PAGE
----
The last play in The NOLA Project's busy summer of productions, Cloud Nine is a very well executed finale, which achieves both great humor and some serious exploration of how individuals understand themselves in a world of changing ideologies.
The large stage at NOCCA/Riverfront is put to great use by James Tripp's direction in the first act as we arrive in sub-Saharan Africa and meet a family that's doing its part for Queen and country. As the head of both his household and this outpost of the colony, Clive (Peter McElligott) drives the mission and a briskly paced first act with the thundering pluck and good cheer one could easily mistake for Monty Pythonesque satire. While Clive's energy and booming voice platoons the family, servants and fellow explorers alike, it's the post-colonialism of Joshua that drives home Churchill's point. An African servant to the family, he's embraced the British crown and the mission every bit as enthusiastically as the colonists, gladly renouncing his own kin as "bad people," and betraying other servants who are sympathetic to native resistance.
Clive's frequent appeals to a high sense of spirit as their defining patriotic character provides a hilariously absurd facade for everything else going on inside the characters' heads. Against this outward good cheer, most of them conceal loneliness and other sentiments and personal truths that are considered unmentionable and perhaps even dangerous to the mission. Most are delightfully betrayed for the audience with the slightest change of expression, as from Andrew Larimer's cross-dressed Betty, Clive's wife, and Alex Martinez Wallace's Harry Bagley, an explorer who pursues as many personal conquests around the camp as he does in surrounding jungles.
For better or worse, the colonists generally share the notion that their identities are locked into the institutions they feel helpless to resist, from marriage to loyalty to the empire. They all also seek relief from the brittle social mores in illicit sex, just as the contradictions abounded at the time back home in Britain. Their appetites are as robust as their love of mother England and just about any two characters sharing a brief scene broach the notion of a little intimacy. It becomes a personal refuge from the blind allegiance to the mission. And it's as entertaining as it is revealing.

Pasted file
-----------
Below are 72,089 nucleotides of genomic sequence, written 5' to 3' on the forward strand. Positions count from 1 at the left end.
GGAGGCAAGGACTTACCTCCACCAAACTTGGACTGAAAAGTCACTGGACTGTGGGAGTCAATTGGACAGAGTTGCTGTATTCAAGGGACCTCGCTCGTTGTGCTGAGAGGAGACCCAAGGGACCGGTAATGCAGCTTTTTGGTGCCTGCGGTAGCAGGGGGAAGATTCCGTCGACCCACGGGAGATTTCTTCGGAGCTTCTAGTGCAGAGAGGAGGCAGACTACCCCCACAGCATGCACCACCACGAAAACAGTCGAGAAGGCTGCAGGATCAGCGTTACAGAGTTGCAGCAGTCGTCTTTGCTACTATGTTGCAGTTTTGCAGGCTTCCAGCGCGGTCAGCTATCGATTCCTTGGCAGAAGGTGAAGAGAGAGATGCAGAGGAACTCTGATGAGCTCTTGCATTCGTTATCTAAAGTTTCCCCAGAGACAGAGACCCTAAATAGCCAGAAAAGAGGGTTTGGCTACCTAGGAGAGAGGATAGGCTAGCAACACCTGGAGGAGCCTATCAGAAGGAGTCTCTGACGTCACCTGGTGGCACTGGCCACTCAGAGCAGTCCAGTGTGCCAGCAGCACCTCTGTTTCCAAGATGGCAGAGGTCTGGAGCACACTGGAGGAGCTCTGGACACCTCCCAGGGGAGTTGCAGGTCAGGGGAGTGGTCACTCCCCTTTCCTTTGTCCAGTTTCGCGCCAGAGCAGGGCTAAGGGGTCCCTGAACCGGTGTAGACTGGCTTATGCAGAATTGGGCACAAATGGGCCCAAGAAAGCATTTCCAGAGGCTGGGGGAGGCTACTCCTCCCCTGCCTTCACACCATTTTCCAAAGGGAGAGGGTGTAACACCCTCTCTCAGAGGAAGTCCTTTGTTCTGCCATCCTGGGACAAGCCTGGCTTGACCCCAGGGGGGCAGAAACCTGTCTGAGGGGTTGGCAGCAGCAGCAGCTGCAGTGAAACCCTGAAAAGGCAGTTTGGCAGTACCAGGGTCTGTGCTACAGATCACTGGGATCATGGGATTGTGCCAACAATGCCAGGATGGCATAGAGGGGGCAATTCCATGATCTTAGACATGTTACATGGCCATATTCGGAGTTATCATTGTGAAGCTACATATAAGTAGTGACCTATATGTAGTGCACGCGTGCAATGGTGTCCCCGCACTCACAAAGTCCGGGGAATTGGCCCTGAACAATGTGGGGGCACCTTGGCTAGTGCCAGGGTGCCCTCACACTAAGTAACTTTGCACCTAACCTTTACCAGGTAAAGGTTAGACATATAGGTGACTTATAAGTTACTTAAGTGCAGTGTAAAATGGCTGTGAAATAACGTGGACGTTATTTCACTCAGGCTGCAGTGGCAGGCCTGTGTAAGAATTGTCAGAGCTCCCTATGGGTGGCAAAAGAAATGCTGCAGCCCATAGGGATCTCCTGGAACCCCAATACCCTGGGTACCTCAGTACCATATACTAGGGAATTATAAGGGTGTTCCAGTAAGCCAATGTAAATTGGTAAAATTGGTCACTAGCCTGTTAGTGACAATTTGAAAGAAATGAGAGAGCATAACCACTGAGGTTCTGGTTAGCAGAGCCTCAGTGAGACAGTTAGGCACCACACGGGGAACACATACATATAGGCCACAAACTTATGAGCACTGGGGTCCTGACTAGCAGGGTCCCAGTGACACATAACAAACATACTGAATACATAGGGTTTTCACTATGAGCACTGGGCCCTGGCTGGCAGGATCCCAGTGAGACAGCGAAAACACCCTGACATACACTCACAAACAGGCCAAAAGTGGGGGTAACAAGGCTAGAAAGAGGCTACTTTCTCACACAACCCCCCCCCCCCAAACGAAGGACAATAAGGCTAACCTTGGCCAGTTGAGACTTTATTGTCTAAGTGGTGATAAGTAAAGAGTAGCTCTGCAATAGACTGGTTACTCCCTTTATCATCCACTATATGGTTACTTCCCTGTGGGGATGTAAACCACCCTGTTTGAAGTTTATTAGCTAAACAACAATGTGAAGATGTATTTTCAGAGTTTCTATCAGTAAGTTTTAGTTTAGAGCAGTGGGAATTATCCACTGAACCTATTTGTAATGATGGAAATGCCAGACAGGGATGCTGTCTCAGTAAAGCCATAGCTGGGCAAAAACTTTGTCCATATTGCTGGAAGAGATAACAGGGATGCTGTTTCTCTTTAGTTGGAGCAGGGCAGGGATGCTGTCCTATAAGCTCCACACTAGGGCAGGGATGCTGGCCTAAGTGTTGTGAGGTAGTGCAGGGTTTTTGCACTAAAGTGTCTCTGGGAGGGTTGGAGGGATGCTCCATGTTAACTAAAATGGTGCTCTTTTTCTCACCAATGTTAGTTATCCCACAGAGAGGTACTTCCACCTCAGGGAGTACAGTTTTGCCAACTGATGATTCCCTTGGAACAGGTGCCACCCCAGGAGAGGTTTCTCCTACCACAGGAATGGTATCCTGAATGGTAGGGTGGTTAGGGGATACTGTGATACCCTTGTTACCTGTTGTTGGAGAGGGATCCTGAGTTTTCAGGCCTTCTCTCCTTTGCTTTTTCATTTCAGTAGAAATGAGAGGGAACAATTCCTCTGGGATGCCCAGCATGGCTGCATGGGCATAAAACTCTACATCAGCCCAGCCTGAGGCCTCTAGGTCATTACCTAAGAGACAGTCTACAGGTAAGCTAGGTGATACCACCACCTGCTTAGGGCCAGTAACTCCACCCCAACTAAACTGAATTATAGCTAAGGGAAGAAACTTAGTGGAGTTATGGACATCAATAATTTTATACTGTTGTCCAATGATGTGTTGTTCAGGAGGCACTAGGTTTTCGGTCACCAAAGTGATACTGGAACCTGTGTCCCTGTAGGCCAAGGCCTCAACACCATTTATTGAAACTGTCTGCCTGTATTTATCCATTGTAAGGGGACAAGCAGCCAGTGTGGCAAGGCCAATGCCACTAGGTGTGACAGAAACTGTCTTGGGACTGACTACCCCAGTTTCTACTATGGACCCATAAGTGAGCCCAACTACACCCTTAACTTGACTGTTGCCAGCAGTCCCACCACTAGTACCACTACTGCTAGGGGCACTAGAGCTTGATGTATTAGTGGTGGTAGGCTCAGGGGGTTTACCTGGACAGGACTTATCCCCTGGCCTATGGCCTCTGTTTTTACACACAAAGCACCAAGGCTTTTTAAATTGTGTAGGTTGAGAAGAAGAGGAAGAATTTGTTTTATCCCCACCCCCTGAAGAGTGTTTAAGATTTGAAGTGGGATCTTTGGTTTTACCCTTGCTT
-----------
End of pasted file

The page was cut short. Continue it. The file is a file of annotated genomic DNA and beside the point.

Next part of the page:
The second act returns the characters, just 25 years older, to London but a century later, in the 1980s, at about the time Churchill wrote the play. The empire is in retreat and the institution of marriage is starting to look like a penal colony. Here the characters are struggling with the personal conflicts of finding satisfying sex and relationships. It's clearly more of a challenge for the mostly young cast to pull off the dramas of middle-aged and disaffected Londoners, and even the accents are a bit varied. But the play also flirts with very difficult material by trying to portray so many individuals' plights and yet not let them become broadly representational of sexual or gender labels. The play refreshingly doesn't seek easy or ideological answers. And there's still humor, but it comes from their disarming candor.
Alex Martinez Wallace comes across solidly as an academic sort who is weary of bookish explanations of sexual pleasure. McElligott is now a gay man who follows a simple path of seeking engagements that take less than six minutes on a particular train line, though now he sometimes talks just to the audience instead of other characters.
The only really jarring note in the play is James Bartelle's over-sized, cross-dressed child Cathy in the second act. It's hard to figure out what Churchill intended with the character, but the direction seems to have amplified her volume and presence more than necessary. While maybe Cathy provides a ready explanation as to why her single lesbian mother, Laura Ramadei's Lin, seems to have little room for nuance, the character becomes a distraction from the point of the play. The relationships evolving between Lin, Larimer's Edward and Molly Schreiber's Victoria would have been more rewarding subjects for the playwright to have pursued with that time.
Angela Vitale's Betty also doesn't seem to fully benefit from the script until the final scenes when the play bridges some of its uniting ideas about self discovery in a world where minds are colonized in much the same way as continents. All the characters are searching for answers and Betty gets the best crack at putting her finger not so much on an answer but a satisfying explanation of the journey.
Churchill's script is wonderfully rich for its humor and the range given to its characters. The NOLA Project cast does an excellent job of engaging its expeditionary mission.